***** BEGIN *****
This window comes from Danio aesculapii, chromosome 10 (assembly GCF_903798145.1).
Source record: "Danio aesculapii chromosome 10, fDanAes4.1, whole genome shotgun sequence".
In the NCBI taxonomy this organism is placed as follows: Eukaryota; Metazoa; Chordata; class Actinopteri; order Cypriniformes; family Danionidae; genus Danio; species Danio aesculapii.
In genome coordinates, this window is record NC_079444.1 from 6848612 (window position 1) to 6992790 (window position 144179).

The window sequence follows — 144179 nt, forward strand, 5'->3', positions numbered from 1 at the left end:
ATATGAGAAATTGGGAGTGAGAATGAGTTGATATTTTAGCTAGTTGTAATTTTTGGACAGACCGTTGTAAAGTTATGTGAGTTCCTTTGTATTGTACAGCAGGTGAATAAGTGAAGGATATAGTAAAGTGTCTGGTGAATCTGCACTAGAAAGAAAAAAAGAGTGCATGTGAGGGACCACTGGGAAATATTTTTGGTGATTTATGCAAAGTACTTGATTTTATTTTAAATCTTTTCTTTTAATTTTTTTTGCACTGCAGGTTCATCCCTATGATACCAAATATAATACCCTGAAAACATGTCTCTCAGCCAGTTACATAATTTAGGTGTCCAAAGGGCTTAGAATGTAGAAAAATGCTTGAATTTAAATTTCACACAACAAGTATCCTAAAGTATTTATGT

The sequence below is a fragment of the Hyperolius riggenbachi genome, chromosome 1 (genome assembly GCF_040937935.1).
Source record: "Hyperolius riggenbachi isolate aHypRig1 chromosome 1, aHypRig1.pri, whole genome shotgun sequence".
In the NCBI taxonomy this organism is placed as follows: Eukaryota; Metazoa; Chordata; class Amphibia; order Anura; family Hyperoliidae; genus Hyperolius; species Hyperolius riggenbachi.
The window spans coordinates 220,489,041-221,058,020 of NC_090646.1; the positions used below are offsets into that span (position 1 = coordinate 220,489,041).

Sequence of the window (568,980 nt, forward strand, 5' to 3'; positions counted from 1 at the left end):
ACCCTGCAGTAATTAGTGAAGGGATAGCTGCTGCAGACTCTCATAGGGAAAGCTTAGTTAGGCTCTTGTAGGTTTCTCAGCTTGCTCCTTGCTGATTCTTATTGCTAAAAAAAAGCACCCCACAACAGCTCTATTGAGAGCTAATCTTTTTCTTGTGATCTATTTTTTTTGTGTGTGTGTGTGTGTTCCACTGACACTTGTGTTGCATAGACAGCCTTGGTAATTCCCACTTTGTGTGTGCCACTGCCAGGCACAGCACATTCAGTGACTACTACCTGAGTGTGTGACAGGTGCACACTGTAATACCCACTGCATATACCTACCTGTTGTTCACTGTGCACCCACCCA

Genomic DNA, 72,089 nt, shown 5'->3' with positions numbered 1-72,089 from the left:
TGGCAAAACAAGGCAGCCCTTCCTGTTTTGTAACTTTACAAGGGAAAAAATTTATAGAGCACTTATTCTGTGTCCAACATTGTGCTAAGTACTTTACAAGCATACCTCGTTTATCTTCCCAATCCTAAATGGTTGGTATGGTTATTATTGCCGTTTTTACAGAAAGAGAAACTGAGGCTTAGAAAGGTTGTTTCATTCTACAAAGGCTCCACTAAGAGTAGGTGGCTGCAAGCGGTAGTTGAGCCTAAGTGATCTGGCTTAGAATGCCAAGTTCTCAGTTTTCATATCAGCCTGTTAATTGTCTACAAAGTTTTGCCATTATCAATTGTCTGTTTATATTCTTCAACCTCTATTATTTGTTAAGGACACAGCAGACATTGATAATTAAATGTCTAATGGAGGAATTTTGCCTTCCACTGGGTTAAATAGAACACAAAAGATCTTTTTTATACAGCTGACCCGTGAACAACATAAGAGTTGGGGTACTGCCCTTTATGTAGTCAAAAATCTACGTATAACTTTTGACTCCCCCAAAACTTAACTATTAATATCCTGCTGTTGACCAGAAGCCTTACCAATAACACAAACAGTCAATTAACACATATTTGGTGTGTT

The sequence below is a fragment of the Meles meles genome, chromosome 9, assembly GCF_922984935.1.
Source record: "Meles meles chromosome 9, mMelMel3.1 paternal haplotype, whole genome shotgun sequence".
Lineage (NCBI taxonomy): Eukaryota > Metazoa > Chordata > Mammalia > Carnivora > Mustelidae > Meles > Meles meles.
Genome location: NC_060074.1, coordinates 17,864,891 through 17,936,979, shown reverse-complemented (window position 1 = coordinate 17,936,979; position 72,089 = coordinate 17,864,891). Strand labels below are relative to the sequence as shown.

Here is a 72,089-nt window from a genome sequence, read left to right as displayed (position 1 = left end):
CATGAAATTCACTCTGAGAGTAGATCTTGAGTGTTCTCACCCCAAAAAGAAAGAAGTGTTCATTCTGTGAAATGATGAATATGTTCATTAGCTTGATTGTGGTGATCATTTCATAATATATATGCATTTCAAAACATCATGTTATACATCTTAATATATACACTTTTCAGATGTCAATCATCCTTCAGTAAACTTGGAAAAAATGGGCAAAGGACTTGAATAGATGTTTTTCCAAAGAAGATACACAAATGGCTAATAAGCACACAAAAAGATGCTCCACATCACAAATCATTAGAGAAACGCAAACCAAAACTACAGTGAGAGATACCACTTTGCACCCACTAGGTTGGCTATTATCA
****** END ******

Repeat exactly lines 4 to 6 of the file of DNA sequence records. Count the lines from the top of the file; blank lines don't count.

In genome coordinates, this window is record NC_079444.1 from 6848612 (window position 1) to 6992790 (window position 144179).

The window sequence follows — 144179 nt, forward strand, 5'->3', positions numbered from 1 at the left end:
ATATGAGAAATTGGGAGTGAGAATGAGTTGATATTTTAGCTAGTTGTAATTTTTGGACAGACCGTTGTAAAGTTATGTGAGTTCCTTTGTATTGTACAGCAGGTGAATAAGTGAAGGATATAGTAAAGTGTCTGGTGAATCTGCACTAGAAAGAAAAAAAGAGTGCATGTGAGGGACCACTGGGAAATATTTTTGGTGATTTATGCAAAGTACTTGATTTTATTTTAAATCTTTTCTTTTAATTTTTTTTGCACTGCAGGTTCATCCCTATGATACCAAATATAATACCCTGAAAACATGTCTCTCAGCCAGTTACATAATTTAGGTGTCCAAAGGGCTTAGAATGTAGAAAAATGCTTGAATTTAAATTTCACACAACAAGTATCCTAAAGTATTTATGT